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Time of India
26 April 2010
By Subodh Varma

Study: 2.43cr Confirmed Cases In ’09, 8.6L Died; 90% Infections In Africa
The news from the frontline is mixed on World Malaria Day today. While the UN affiliated World Health Organisation (WHO) and several private agencies are cautiously optimistic because of recent decline in reported malaria cases and an increased flow of funds for fighting malaria, others, including the leading health journal Lancet are pointing at the looming clouds of drug resistance and lack of suitable vaccine for this ancient killer disease.

Malaria, along with tuberculosis, continues to be one of the world’s most lethal diseases with half the world’s population — about 3.3 billion people — at risk from it, according to the latest World Malaria Report 2009, released by WHO last December. Over 243 million (2.43 crore) confirmed cases of malaria were reported from across the world, of which an estimated 8,63,000 died. The biggest burden of malaria is borne by Africa with nearly 90% of cases, most being children below 5 years.

In India, while there has been proportional reduction in the number of cases, the numbers are still huge. From over 2 million reported cases in 2000, confirmed malaria cases dropped to about 1.51 million in 2007, but then showed an upward tick in the next two years to reach 1.53 million in 2009, according to provisional estimates of National Vector Borne Diseases Control Programme of the health ministry. Experts believe that these are gross underestimates because the reach of testing facilities is limited and large numbers are going unreported.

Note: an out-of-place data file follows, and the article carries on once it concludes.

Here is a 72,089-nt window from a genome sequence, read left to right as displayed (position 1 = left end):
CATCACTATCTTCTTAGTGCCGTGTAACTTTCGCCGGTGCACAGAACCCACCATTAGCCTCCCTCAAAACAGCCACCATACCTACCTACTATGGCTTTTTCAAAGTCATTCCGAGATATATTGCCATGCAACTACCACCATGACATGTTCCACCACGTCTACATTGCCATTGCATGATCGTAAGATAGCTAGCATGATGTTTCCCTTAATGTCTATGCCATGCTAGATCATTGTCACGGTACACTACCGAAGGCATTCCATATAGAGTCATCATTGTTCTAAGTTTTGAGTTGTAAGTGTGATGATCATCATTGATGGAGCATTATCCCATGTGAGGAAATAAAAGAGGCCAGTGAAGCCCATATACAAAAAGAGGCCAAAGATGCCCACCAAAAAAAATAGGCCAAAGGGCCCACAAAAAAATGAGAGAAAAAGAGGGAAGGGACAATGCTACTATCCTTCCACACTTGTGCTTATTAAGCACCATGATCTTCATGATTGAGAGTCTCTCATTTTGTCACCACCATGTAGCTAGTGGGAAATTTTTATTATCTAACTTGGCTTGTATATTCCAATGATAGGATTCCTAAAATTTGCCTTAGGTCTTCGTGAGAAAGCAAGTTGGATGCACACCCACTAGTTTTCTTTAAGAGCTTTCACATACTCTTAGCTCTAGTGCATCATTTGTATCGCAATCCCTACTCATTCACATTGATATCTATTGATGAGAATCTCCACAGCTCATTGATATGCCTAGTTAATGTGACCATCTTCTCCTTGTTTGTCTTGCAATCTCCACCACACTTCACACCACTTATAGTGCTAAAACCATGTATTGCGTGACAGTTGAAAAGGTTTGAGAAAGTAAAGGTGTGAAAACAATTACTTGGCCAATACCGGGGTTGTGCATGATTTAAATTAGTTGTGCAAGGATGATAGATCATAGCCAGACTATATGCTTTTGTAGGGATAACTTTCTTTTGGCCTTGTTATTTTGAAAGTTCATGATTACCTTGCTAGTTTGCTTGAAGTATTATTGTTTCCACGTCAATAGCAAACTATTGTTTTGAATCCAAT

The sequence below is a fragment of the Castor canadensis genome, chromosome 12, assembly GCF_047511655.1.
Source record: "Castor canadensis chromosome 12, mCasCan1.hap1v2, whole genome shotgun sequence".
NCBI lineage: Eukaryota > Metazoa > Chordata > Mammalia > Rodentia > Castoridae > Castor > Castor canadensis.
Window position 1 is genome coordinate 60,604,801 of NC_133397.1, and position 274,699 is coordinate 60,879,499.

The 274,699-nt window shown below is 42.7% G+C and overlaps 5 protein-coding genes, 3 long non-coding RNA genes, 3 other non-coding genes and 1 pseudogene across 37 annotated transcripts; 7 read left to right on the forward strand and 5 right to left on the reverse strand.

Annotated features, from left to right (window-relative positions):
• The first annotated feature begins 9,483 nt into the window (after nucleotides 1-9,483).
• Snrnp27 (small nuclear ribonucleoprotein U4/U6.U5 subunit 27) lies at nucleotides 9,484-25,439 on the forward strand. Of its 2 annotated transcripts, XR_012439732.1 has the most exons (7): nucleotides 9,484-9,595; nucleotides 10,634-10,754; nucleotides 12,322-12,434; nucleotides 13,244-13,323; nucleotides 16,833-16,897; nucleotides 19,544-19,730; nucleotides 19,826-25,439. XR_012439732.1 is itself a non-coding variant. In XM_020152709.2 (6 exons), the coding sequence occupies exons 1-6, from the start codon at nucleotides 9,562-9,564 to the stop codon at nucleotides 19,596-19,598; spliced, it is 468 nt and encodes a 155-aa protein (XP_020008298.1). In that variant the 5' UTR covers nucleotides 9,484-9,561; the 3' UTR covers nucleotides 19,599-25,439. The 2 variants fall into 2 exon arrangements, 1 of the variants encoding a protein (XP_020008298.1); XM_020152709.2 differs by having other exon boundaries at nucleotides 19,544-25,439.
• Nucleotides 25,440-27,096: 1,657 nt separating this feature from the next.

In the World Malaria Report, WHO director general Margaret Chan struck an optimistic note saying that global funding for fighting malaria had jumped from a commitment of $300 million in 2003 to $1.7 billion in 2009. As a result, coverage with insecticide treated nets (ITN) increased from 17% to 31% while population covered by indoor residual spraying of insecticide increased from 14 million to 59 million. Testing for malaria and treatment with the new artemisinin combination therapy (ACT) too has increased substantially. In 2006, WHO issued new guidelines for tackling malaria that include mandatory testing before prescribing drugs. This is to prevent the growing threat of resistance of the malarial parasite to these drugs if given indiscriminately. Quinine based drugs have already gone out of favour because of widespread resistance to it.

In India too, one variety of malarial parasite was found to have developed resistance to chloroquine in 117 highly endemic districts of 7 North Eastern states and AP, Chhattisgarh, Jharkhand, MP and Orissa.

In various countries, resistance to the new artemisinin based drugs has been reported. According to an editorial in Lancet, “There is currently no new drug class for treatment in advanced development”.

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